You’d think people would always be at their best in a job interview. But, in our over 30 years of interviewing candidates, we’ve seen the good, the bad and the ugly. Some of the things candidates do in interviews just make our heads shake. Here, in a tongue-in-cheek way, are the top 10 ways to blow an interview:
- Get Defensive: If asked probing questions about your work history, let the interviewer know that you don’t see those questions as relevant, and tell him/her only the facts that you personally think should be used to rule you in for the job.
- One-Up the Interviewer: Interviewers are sometimes nervous too, so take the upper hand and interrupt, contradict to show how strong, decisive and confident you are. If you disagree with the interviewer, feel free to debate any topic, to illustrate how you stand up for what you believe.
- Don’t Prepare – Just Wing It: You go to work meetings unprepared all the time, so use that same approach in an interview. No need to waste time researching the company, the interviewer, or the job requirements. No need to rehearse what you want to say or prepare stories that will illustrate your skills. It will all come to mind immediately when you need the info. You work well under pressure, right?
- Don’t Dress Up: The HR person told you business casual, and it’s Friday, so wear khakis and that plaid shirt. Definitely don’t wear a suit, you might be better dressed than the interviewer. Dressing down will make them more comfortable, right?
- Keep Talking and Give Plenty of Details: The more they know about you, the more they will like you, so embellish stories with extra details, go off on tangents, and continue stories as long as you can. If your interviewer is looking off in the distance, it just means they are thinking deeply about what you are saying.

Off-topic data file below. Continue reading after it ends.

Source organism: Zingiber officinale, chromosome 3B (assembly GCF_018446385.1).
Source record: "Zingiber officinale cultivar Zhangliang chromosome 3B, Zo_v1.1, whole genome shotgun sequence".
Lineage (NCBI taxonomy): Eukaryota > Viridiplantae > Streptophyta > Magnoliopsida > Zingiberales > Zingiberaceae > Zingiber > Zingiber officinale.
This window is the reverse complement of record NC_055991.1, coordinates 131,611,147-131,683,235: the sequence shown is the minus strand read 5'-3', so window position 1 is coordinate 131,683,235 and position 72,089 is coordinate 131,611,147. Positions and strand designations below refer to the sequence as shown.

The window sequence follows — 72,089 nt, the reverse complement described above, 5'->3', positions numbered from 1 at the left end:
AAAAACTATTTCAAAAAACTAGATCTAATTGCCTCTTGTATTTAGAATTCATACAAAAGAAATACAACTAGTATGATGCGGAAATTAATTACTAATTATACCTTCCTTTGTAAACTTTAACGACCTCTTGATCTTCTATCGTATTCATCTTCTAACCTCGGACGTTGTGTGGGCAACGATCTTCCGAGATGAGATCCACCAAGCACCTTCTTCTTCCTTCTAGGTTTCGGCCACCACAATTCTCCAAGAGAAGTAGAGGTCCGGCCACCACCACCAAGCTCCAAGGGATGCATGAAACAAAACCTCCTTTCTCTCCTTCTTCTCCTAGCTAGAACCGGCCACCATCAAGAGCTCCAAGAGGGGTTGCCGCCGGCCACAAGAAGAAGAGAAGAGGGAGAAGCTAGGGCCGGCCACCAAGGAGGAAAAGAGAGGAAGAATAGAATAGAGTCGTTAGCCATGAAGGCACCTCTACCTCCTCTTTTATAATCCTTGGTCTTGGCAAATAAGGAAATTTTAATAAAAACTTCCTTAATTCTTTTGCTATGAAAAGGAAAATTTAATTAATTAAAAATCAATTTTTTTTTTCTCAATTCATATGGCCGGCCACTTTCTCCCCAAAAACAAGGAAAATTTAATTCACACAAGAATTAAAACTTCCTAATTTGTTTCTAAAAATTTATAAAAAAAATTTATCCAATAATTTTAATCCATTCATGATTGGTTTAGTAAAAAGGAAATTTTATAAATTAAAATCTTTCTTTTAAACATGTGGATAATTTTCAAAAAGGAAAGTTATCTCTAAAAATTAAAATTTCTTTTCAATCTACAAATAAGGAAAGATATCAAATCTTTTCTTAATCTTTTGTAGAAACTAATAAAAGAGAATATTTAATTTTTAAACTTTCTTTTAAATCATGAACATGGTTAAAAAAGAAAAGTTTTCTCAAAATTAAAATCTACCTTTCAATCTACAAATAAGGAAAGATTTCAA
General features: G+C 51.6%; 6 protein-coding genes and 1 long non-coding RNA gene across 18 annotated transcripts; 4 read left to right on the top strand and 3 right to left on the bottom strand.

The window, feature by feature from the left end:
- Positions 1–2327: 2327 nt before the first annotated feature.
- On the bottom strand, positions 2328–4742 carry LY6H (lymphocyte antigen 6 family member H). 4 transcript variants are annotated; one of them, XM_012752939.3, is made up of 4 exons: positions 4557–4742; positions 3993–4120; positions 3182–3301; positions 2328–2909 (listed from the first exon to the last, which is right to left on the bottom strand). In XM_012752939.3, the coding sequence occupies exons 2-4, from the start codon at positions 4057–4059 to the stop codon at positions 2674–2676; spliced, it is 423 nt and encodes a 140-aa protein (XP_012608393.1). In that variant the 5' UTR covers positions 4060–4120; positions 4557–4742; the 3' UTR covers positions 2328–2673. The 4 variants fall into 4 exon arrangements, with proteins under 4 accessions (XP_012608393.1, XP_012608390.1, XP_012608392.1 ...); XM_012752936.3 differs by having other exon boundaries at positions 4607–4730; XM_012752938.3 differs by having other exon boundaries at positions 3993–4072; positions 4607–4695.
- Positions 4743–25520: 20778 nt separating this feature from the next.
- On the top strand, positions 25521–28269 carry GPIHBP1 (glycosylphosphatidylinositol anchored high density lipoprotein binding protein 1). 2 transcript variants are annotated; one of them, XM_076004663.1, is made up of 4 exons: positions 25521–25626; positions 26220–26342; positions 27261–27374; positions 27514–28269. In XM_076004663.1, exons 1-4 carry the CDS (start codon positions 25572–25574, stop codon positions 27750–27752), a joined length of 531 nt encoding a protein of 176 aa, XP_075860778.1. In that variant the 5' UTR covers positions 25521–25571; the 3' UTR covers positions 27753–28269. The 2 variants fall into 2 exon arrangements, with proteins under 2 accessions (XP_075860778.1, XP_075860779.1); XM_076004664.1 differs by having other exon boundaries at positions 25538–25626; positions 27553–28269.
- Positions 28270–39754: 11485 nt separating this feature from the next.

- Ask What’s in it for YOU: When the interviewer says “What questions do you have for me?”, ask all about working hours, benefits, promotions, and now is the time to make sure you can still take that 3 week camping trip you planned before you went on the job market. Don’t ask more about the company or the job – they should have covered that all themselves.
- Give the Textbook Answers: All those interview books you’ve read must be correct, right? So when asked about weaknesses, by all means give the cliché answer, “I’ve been accused of being a workaholic!” Odds are your interviewer has never heard that answer before, and will find that fresh and new, and be amused.
- Lie About Negative Information: If you were fired or laid off, attempt to say that it was “a mutual decision”, or “the company was reorganizing.” If an interviewer acts like the claims on your resume are overblown and overstated, defend your honor! What are the odds that they will check your references or verify employment?
- Ask for Way More Money: Seek to discuss money as quickly as possible in the interview. You’ve heard that people get 15-20% increases to change jobs, so definitely ask for top dollar, even more than the expected range for the position, and much more than you are making now. After all, if they want you they will negotiate.
- Criticize Your Last Company: Help them understand why their company is better for you by discussing all the things that were wrong with your last company and last boss. HR reps have boring jobs, so liven up their day by dishing the dirt!
Believe it or not, everything above is tongue-in-cheek, and my real advice for good interviewing is to do the exact opposite of the above. If you reverse each of the suggestions above, you won’t blow the interview, and you can have an exceptional interview. But blowing an interview does get the adrenalin pumping, so that’s your choice.
Tags: job interviews